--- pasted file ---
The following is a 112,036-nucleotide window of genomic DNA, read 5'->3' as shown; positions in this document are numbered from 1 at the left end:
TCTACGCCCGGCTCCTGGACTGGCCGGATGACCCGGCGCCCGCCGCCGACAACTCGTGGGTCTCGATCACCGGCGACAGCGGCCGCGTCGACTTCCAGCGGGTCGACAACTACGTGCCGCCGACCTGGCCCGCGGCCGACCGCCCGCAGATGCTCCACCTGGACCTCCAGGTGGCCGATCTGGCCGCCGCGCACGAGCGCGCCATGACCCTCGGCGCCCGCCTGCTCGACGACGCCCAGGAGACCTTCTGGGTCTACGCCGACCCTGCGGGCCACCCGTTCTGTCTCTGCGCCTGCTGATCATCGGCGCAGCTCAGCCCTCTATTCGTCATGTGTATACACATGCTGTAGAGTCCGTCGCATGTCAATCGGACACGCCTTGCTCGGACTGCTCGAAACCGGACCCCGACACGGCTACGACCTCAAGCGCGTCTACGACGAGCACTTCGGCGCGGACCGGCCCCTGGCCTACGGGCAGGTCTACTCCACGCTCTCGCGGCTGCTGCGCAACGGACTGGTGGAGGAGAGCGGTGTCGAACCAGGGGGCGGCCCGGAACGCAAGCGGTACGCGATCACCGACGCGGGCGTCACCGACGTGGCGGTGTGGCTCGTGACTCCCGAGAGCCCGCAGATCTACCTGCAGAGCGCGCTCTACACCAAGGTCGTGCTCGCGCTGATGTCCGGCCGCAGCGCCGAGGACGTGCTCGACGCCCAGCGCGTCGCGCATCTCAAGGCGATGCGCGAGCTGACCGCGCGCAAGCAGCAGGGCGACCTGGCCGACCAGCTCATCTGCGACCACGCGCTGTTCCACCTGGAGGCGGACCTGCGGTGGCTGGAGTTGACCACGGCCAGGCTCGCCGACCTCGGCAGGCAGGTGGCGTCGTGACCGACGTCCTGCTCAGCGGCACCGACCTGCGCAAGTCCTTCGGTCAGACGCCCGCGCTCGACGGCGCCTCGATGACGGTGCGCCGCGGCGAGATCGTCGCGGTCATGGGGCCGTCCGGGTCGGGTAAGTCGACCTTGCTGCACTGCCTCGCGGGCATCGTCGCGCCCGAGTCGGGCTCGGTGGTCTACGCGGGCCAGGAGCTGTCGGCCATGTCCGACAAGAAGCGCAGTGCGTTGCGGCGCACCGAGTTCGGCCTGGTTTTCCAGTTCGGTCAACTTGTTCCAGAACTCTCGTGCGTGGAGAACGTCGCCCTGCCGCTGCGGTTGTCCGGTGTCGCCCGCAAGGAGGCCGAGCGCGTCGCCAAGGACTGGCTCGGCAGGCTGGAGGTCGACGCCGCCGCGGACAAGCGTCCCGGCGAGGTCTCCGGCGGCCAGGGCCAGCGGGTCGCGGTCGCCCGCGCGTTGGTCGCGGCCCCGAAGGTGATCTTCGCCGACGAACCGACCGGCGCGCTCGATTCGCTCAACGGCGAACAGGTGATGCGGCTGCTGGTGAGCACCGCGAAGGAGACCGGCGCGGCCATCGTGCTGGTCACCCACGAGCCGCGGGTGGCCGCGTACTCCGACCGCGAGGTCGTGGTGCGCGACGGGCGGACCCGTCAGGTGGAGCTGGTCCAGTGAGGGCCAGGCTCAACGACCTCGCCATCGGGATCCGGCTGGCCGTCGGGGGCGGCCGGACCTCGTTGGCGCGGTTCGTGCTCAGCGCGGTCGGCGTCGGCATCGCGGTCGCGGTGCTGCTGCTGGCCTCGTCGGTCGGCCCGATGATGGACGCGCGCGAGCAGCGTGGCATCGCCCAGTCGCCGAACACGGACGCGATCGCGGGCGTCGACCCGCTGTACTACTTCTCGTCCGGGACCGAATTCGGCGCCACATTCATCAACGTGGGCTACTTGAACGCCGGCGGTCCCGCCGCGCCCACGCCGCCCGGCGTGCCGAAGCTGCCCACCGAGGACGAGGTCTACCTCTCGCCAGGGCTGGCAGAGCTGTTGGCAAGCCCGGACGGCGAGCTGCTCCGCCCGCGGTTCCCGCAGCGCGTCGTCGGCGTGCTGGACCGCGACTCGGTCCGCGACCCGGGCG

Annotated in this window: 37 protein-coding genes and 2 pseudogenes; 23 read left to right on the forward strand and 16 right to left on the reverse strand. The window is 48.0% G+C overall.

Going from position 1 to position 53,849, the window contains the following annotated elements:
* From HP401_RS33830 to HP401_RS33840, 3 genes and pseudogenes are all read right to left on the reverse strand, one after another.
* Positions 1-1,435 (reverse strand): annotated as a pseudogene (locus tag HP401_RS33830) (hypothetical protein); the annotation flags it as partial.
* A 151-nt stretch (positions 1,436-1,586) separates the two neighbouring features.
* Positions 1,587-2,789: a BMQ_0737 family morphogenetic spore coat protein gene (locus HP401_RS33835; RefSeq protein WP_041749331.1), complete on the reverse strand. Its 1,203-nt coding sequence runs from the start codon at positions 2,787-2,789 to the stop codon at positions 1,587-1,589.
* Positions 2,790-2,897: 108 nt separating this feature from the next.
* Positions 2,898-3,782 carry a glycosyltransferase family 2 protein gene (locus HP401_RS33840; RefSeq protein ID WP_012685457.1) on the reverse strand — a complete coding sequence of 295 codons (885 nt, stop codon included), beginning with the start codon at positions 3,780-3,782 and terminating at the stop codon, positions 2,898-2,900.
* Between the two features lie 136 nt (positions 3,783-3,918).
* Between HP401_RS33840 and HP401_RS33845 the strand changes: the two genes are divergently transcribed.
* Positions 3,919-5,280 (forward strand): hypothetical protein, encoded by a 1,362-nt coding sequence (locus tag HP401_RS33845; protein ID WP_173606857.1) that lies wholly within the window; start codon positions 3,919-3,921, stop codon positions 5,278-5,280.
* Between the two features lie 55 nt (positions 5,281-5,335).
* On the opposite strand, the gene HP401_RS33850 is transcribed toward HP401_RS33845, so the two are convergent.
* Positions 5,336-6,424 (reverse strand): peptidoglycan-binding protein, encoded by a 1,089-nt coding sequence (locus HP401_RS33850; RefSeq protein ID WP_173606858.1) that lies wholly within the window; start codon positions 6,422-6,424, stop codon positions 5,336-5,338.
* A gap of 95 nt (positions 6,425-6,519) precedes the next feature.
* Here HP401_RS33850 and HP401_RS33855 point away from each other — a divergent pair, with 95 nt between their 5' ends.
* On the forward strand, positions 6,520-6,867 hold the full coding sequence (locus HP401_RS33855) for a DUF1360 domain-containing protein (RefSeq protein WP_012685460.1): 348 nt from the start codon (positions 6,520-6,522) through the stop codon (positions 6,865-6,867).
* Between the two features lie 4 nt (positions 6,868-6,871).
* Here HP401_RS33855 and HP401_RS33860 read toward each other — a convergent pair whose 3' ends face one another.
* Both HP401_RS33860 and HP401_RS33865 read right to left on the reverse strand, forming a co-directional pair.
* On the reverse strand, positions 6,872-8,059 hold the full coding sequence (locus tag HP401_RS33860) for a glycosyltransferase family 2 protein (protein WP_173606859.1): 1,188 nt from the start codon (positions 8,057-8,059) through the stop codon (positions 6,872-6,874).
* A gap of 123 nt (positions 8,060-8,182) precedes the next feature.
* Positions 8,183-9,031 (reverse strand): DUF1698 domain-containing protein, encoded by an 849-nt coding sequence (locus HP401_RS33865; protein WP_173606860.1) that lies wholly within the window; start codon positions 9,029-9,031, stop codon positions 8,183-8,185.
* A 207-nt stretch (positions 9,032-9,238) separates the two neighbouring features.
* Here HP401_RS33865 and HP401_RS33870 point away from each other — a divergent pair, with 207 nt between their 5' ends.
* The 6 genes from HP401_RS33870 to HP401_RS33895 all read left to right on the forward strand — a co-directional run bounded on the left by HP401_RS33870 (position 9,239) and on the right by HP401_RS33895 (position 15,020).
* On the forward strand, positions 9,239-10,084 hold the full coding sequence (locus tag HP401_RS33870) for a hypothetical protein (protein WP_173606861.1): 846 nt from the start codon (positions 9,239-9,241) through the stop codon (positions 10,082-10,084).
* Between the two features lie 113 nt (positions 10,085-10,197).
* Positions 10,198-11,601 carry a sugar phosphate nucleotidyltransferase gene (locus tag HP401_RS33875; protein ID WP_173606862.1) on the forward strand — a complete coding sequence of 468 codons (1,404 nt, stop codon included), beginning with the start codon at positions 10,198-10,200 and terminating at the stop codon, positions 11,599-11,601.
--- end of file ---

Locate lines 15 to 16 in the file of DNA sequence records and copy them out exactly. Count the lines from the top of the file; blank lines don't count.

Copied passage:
* On the opposite strand, the gene HP401_RS33850 is transcribed toward HP401_RS33845, so the two are convergent.
* Positions 5,336-6,424 (reverse strand): peptidoglycan-binding protein, encoded by a 1,089-nt coding sequence (locus HP401_RS33850; RefSeq protein ID WP_173606858.1) that lies wholly within the window; start codon positions 6,422-6,424, stop codon positions 5,336-5,338.